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Variability in the water, sodium, potassium, and chloride content of human skeletal muscle
  1. C. T. G. Flear1,
  2. R. G. Carpenter,
  3. Irené Florence
  1. Queen Elizabeth Hospital, Birmingham
  2. Department of Human Ecology, Cambridge

    Abstract

    Muscle from 47 individuals was analysed for water, sodium, chloride, potassium, and fat In 35 patients, samples were taken from three sites in one muscle, and in five from several muscles The average composition of different muscles differed, even in the same individual and the composition of samples varied considerably. Variability is the larger the more diverse the material. Coefficients of variation of muscle constituents are given for material from a biopsy, a muscle, a subject, or a given muscle in any subject. Some of these are large.

    Variability in the composition of samples is shown to be largely orderly. Water is closely correlated with tissue content of sodium plus potassium; sodium and chloride contents of samples show a positive correlation; potassium and sodium contents are strongly negatively correlated. Residual stochastic variability is small. Thus, when account is taken of the sodium content of a biopsy, the coefficient of variation for a potassium estimate falls from to about 6%. Some practical implications are deduced.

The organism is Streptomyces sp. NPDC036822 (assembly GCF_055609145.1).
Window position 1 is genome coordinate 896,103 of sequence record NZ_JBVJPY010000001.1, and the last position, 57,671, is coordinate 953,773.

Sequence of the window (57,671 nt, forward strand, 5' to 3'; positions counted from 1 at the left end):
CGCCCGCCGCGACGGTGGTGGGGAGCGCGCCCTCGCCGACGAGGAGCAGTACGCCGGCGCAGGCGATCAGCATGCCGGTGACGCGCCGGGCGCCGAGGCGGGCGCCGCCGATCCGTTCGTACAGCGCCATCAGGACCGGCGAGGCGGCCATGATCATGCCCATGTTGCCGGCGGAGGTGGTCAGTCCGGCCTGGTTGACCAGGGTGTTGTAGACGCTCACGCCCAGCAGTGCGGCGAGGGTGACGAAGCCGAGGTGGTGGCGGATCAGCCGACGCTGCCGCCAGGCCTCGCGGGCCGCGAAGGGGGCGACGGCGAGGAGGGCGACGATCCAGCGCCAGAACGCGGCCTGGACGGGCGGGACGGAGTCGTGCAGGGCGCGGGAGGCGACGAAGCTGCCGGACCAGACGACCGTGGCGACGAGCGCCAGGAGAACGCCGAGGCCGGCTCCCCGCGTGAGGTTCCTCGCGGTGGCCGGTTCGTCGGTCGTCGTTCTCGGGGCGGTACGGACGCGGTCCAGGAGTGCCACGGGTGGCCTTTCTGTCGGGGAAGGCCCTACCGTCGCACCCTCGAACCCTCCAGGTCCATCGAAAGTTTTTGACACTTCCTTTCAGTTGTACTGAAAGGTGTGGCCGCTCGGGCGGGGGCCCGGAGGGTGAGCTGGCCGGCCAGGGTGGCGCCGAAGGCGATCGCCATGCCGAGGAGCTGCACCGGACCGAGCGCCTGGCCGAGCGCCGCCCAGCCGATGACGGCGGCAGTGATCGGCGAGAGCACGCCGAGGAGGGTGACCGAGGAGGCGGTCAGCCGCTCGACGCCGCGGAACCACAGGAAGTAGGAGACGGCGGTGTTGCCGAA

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    Footnotes

    • 1 Present address: Department of Clinical Biochemistry, The Royal Victoria Infirmary, Newcastle upon Tyne.

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